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A New Role for Ritalin: Treating Cocaine Addicts
by admin on: December 29th, 2011

Ritalin, also known as methylphenidate is a drug that is frequently used as part of a treatment program for controlling symptoms of attention deficit hyperactivity disorder (ADHD). It is prescribed to treat both adults and children with ADHD as well as to treat patients diagnosed with narcolepsy (narcolepsy is a sleep disorder where patients present with excessive daytime sleepiness and sudden ???sleep attacks???). This pharmacologic agent is a central nervous system stimulant, and effectively alters the amounts of particular neurotransmitters in the brain.

A new use for Ritalin is being investigated. Researchers from the Brookhaven National Laboratory and Stony Brook University published a study in Proceedings of the National Academy of Sciences, August 2010, which demonstrated that cocaine addicts provided with Ritalin had enhanced cognitive performance. The subjects in this study included 13 cocaine users and 14 healthy non-drug users. A technique called functional magnetic resonance imagining (fMRI) was used to measure brain activity. Both groups were given either a low dose of Ritalin (20 mg) or placebo and then subjected to a cognitive task ??? pushing a button that correctly identified the color of words that were presented. Previous studies have documented that cocaine abusers have impairments in this particular cognitive task; however, patients given a low dose of Ritalin displayed brain function that was similar to the healthy patients. More specifically, the cocaine abusers committed fewer errors (referred to as ???errors of commission??? ??? pressing a button prematurely or incorrectly) when provided with Ritalin.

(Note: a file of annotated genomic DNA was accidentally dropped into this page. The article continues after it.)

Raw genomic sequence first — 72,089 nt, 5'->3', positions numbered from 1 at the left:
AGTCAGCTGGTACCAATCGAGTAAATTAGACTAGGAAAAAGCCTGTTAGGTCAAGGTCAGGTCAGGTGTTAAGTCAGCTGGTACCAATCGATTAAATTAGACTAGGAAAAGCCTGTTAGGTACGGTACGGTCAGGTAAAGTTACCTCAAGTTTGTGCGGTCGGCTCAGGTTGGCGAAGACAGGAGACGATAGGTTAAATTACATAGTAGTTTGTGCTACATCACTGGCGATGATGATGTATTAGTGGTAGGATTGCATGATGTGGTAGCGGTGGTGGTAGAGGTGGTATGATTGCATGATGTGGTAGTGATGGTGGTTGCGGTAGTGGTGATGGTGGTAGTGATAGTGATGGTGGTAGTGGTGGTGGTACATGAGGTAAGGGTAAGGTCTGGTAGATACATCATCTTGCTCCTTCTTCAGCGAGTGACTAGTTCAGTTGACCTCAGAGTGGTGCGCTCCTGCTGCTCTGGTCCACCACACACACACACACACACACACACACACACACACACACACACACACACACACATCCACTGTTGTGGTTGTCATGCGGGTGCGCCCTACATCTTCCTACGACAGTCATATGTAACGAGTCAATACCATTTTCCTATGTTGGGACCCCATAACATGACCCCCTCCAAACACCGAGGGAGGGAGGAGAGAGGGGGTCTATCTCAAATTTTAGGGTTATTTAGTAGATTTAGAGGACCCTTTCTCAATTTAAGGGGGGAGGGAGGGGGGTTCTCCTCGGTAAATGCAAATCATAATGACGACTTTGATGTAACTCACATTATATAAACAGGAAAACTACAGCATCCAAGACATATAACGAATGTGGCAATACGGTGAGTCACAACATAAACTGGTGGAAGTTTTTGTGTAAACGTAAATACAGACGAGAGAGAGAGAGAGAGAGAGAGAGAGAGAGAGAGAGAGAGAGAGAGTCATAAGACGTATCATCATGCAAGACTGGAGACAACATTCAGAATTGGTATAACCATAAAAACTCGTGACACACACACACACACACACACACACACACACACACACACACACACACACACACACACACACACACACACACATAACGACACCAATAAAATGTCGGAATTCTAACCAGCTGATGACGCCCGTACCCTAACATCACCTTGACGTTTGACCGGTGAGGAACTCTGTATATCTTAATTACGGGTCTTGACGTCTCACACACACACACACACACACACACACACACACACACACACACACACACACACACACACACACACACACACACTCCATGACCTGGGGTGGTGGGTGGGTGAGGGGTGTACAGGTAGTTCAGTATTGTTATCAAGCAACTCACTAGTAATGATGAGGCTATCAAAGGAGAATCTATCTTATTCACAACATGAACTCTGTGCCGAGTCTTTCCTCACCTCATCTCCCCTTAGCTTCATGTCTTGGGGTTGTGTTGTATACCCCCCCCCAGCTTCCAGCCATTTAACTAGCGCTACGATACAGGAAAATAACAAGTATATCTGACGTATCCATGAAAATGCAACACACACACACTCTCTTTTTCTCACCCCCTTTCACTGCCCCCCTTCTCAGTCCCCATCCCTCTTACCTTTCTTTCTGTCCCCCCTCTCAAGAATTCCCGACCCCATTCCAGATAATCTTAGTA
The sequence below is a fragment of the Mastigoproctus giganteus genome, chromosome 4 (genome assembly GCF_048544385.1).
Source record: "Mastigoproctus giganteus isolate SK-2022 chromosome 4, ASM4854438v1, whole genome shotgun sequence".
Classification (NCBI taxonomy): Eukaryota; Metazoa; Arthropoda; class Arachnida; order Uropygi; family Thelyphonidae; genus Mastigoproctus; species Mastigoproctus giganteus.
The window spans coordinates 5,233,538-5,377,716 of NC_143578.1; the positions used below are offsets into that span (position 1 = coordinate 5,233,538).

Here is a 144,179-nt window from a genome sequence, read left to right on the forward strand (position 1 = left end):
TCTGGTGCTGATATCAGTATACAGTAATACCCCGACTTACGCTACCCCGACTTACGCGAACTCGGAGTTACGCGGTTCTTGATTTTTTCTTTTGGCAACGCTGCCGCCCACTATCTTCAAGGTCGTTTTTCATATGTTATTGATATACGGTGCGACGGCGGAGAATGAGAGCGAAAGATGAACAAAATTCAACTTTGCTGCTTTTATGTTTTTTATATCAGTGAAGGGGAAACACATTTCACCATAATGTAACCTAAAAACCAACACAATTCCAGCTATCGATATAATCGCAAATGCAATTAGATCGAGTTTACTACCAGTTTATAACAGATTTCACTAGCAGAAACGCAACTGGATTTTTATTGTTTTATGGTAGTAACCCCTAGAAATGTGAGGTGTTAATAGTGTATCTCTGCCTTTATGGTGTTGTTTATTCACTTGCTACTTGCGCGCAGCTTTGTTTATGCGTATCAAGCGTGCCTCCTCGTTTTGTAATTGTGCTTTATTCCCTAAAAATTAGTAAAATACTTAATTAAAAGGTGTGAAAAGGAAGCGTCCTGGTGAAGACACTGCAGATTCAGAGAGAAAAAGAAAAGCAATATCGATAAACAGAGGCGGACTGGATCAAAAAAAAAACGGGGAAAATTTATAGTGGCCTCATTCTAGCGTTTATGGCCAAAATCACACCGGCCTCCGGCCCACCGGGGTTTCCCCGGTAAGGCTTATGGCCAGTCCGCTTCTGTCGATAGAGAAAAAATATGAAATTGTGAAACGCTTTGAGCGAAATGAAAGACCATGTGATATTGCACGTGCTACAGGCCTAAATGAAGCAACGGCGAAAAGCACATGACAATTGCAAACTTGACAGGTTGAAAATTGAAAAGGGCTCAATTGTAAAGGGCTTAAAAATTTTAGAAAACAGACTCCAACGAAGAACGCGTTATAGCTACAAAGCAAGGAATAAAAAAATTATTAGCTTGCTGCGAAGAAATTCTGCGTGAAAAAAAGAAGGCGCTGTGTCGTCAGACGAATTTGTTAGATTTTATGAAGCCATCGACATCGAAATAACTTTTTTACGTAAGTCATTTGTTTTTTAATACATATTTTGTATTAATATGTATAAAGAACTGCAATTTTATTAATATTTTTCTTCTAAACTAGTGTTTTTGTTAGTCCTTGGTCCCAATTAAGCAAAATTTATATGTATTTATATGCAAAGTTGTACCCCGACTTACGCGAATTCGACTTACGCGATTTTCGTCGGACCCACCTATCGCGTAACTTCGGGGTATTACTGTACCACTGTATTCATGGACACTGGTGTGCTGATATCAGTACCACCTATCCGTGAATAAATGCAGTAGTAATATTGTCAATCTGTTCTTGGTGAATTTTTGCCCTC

Previous studies using Ritalin (methylphenidate) to treat cocaine addicts showed that Ritalin did not reduce cocaine use or prevent patients from having a relapse. These researchers did not try to debunk these previous studies. Rather, they suggested that their study demonstrates a role for Ritalin in reducing risk taking and impulsivity. They conclude that Ritalin may be an effective part of a more comprehensive treatment strategy.

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